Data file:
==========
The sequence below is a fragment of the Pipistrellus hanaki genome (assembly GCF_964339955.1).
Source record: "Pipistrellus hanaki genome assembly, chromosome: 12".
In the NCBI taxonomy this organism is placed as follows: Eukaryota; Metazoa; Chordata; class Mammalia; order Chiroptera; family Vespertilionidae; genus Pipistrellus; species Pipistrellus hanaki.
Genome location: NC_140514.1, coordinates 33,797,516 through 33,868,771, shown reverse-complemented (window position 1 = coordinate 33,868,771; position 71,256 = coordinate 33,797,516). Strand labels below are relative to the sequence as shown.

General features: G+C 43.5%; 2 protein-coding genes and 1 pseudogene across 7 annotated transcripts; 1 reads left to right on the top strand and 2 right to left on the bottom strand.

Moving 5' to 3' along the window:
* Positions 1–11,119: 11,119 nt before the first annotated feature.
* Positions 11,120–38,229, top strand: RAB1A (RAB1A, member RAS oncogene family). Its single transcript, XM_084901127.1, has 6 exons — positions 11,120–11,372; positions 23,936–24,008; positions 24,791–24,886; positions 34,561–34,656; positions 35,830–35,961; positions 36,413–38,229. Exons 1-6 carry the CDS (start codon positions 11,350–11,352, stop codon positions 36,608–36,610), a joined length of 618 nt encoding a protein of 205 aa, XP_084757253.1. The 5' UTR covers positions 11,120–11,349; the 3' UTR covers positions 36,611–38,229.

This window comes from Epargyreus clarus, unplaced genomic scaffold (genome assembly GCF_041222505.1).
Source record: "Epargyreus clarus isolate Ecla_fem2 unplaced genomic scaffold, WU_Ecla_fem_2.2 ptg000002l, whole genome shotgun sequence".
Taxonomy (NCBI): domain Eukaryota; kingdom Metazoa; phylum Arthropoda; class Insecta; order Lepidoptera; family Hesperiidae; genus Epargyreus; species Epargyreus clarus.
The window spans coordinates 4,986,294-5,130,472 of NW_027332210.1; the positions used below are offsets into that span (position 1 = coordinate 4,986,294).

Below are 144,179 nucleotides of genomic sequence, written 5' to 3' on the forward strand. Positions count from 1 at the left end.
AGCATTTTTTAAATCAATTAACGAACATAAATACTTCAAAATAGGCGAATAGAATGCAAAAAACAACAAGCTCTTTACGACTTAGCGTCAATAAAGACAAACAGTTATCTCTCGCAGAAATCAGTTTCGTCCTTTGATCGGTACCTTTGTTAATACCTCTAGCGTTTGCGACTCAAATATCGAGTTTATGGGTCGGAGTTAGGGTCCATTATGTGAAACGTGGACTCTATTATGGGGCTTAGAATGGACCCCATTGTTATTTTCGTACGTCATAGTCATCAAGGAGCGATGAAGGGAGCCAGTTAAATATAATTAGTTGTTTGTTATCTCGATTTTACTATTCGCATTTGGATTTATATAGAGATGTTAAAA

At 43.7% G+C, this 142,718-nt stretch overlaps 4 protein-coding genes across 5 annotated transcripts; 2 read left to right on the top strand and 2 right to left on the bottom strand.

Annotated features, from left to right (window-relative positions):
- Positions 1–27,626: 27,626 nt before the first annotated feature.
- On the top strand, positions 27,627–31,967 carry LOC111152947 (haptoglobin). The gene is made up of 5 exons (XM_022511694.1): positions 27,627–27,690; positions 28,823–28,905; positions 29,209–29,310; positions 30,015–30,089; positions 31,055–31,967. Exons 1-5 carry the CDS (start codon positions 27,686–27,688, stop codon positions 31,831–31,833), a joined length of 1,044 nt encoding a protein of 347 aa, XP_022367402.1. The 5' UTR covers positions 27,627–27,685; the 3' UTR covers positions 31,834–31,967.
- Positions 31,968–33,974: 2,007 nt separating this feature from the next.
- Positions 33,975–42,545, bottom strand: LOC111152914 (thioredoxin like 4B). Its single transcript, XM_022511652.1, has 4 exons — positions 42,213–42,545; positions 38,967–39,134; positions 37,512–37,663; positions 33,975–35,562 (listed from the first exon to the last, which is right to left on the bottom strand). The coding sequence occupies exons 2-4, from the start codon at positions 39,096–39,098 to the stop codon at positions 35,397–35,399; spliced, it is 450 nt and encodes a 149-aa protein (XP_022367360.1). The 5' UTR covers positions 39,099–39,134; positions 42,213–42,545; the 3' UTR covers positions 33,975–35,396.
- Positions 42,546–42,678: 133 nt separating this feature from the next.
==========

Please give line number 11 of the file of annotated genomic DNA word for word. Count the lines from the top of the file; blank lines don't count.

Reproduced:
Taxonomy (NCBI): domain Eukaryota; kingdom Metazoa; phylum Arthropoda; class Insecta; order Lepidoptera; family Hesperiidae; genus Epargyreus; species Epargyreus clarus.